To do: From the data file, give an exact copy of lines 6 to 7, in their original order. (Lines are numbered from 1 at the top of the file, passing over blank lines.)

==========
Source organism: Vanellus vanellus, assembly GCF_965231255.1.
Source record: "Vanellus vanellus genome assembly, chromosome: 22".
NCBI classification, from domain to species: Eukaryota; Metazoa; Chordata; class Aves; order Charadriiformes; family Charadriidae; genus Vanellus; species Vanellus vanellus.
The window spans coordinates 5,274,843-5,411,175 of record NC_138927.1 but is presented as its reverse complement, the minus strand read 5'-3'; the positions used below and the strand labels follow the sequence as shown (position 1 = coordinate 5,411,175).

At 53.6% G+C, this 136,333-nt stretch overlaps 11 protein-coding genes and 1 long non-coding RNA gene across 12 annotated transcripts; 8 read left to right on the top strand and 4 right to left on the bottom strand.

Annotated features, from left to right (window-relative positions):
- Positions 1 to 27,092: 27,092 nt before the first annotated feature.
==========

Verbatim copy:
Annotated features, from left to right (window-relative positions):
- Positions 1 to 27,092: 27,092 nt before the first annotated feature.